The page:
How Black Am I?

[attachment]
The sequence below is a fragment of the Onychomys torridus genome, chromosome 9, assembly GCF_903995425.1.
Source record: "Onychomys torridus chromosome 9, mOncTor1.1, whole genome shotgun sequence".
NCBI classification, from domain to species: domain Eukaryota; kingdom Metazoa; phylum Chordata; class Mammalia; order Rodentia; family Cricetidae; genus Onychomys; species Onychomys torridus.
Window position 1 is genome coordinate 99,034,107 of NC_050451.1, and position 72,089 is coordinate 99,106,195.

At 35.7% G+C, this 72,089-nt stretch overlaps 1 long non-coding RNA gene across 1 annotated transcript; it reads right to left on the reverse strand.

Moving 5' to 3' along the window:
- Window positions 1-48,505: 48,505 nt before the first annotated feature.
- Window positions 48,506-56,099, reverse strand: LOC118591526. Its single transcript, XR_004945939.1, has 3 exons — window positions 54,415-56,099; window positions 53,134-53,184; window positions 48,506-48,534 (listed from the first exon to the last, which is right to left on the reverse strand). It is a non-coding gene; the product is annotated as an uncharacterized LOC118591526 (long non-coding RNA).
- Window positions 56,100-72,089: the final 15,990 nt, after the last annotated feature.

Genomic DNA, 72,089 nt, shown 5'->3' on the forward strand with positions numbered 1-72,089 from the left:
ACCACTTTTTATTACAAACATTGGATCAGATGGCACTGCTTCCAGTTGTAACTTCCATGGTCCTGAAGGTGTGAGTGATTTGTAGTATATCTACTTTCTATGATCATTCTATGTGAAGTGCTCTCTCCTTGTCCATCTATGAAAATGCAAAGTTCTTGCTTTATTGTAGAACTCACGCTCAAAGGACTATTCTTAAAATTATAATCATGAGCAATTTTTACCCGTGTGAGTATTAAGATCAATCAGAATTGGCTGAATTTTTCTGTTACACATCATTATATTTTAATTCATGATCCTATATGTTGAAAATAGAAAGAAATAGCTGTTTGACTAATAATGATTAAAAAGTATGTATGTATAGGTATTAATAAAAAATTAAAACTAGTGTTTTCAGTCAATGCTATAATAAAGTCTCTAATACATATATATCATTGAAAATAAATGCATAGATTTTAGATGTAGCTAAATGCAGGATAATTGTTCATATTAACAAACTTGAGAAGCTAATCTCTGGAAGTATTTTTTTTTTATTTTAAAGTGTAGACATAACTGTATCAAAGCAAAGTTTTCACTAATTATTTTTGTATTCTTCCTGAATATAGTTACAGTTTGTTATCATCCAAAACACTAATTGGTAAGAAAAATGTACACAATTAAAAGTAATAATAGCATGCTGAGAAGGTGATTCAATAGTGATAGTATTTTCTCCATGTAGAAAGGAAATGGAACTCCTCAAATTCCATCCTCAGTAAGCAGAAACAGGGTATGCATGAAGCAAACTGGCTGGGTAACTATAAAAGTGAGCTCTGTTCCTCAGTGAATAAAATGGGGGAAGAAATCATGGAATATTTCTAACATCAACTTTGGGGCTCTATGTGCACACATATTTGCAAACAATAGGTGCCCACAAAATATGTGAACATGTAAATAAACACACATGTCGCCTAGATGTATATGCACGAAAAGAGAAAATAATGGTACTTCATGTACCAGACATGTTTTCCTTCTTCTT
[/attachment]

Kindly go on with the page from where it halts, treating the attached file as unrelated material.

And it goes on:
Fifi Rhodes What does previously disadvantaged mean? Please, no more talk about the previously advantaged whites. Maybe it is time that we get more clarity on the matter. I some time ago read of white folks who don’t think they were advantaged in any way in the past and people talk about black people who were not previously disadvantaged at all. Let me try to put it clearly. According to an independent source, there is according to the government’s policy on BEE nothing like a previously disadvantaged white Namibian. As we all know, in the past apartheid was all about racial discrimination in a big way and not economic discrimination. If you were white you had all sorts of chances: education, public transport, cheap labour and access to financial services to name but a few. To be advantaged does not mean that you were rich. It only means that the previous government gave lots of opportunities to its white folks to become rich. I still remember Van Zyl borrowed money from the bank. A year later his son went to the same bank and borrowed money to buy his father’s farm for twice the price. Both of them benefited because the money stays in the family and so they remain rich through that scheme. This means that a situation was created for a white person to flourish in the economy, while black people were condemned to perpetual servitude. How can you trust a black man, was the attitude of the system. You were always told that we would build your houses for a small fee and water would be free. Food would be rationed in accordance with the work done. Even at school, a black person was not allowed to study science but had to take up subjects that would make him a plumber, a builder or choose to become an ordinary labourer. You blacks, it was said, will become too clever and may rebel against the master. We had to finish school and we did not make progress, we had to drop out to start working somewhere in the market. Today you have to be black to qualify as previously disadvantaged. Having applied for many loans through the now famous BEE scheme over the last two years, it seems that the colour of my skin is still a factor with the right pigmentation, although I possess a lot of good qualities to become, say, a farmer, businessman or even an advisor. Let me see if I can make you understand the meaning of “right”. It is important to understand that the apartheid system then wanted to exclude blacks but there were those ones that under that circumstances got ways to amass some wealth, sometimes through “illegal” means. Despite their income today all blacks in the country to my understanding qualify as previously disadvantaged simply because the previous government discriminated against all of us. One cannot say there was no discrimination because we after all did overcome the system. Black people were discriminated against simply because of their skin colour, including Coloureds, Basters, Namas and all other ethnic groups of lighter pigmentation. Discriminated against or not, BEE is here to rectify the race discrimination and not for any other purpose. No one can deny that apartheid was planned very well and executed brilliantly, so well that 16 years later, we still sit with the scars that are part of our life. Through my whole life, I have always been discriminated against. After 16 years, BEE is discriminating against me. Sharing the resources in the country could benefit all of us as long as all of us have goals in life. Therefore if that happens, black entrepreneurs could rise above their white counterparts. That’s now all blacks. This can be true as many success stories of BEE programmes can testify to. So then, when are we ordinary blacks getting our share and not only the recognised previously disadvantaged blacks?